There is no wand to wave in order to make the disconcerting parts of religion disappear in some places and not others so that we can observe the effects. Religion, and figuring out what part of it might create bad behavior, doesn’t lend itself easily to experimental manipulation. We are left then with the next best option. We do the best we can to try to observe whether religious beliefs co-occur with certain behaviors (either good or bad). We try to make sure the religious beliefs came first, since we don’t want to mistakenly conclude that religion causes behavior if it could be the other way around. Finally, we’re careful to account for any variable that might predict both the religiosity of individuals, and also how they behave. It is this last one, though, that complicates life.2
People do not just stumble into religion. While it’s true that most people inherit their religious beliefs from their parents and community, to some extent people also select themselves into certain religions, especially in diverse societies with some degree of religious freedom. It’s more complicated than even this, though. Religious affiliation is one thing, but the fervor with which one practices religion is something different. It’s possible to be nominally Christian or Islamic. Alternatively, there are true believers, dogmatically observant of every word of holy text. These people are maximally obedient, and they acquiesce to even the parts of scripture that trouble modern, secular intuitions.
It’s reasonable to argue that religion radicalizes (mainly) young men, prompting them to detonate the suicide vest, burn the cross, or harass their gay victim. It’s reasonable too, though, to contend that certain personality styles are attracted to violence and aggression. The fuses of these people are shorter, their tolerance for frustration is low, and their ability to delay gratification is lacking. The fantasy of paradise after the push of a button is a siren song that’s hard to resist — the exploding vest is hardly even felt. Of course, one shouldn’t confuse this with the argument that all jihadism stems from a cocktail of low self-control and an authoritarian personality. We use these traits only to illustrate a point.3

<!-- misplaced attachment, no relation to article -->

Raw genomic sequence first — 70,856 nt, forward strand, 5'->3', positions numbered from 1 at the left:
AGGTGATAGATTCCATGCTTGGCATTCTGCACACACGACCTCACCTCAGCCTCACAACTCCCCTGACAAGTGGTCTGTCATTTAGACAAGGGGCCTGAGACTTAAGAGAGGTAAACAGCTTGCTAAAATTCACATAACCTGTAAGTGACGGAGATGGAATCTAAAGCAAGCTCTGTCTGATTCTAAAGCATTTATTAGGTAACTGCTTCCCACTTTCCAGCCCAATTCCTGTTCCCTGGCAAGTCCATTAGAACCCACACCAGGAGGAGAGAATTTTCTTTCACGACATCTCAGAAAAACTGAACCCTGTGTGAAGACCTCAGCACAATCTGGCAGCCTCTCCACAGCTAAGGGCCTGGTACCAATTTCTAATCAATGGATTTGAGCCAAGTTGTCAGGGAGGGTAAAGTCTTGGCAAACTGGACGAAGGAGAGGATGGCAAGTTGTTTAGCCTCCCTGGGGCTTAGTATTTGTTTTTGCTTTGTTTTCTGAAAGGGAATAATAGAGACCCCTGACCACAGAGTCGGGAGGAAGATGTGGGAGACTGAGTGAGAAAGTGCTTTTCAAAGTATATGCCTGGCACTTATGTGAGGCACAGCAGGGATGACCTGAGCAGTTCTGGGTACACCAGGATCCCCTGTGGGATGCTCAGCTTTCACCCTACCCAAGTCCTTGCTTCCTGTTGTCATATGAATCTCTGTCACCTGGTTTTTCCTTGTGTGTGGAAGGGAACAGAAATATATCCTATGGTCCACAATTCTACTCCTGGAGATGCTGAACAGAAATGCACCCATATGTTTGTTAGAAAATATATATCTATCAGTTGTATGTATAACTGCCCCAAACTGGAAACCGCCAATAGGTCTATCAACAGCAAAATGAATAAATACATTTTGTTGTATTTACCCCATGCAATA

Harris rightly points out that the contrary can be true: years of planning and a significant ability to delay gratification are required to execute a complex plot like the 9/11 hijacking and World Trade Center attacks. Still, if people drawn to terrorism or extreme levels of religious piety are systematically different from those who are not, then a selection effect is at work. This makes it difficult to specify religion as a potent causal force for behavior.
It can of course be true that selection is occurring and that religious indoctrination exerts causal effects on behavior. To illustrate, consider a less inflammatory example: football (the American variety). Does participating in football make one violent? The play is physical; it’s a game that embodies aggression and competition. Participation in football — perhaps through a number of mechanisms — may predispose one to rely on force rather than words to solve conflicts. Of course, not everyone is interested in football. It might simply be that people more prone to violence are more attracted to football. We’ve tested this, but we did it using data collected from twin siblings. What we found were some strong selection factors in play (both genetic and environmental) that explained why some adolescents played football and others did not, and also why some individuals were more violent than their peers. When we used techniques that allowed us to pull out these selection effects, adolescents who played football appeared to, nonetheless, be more prone to violence.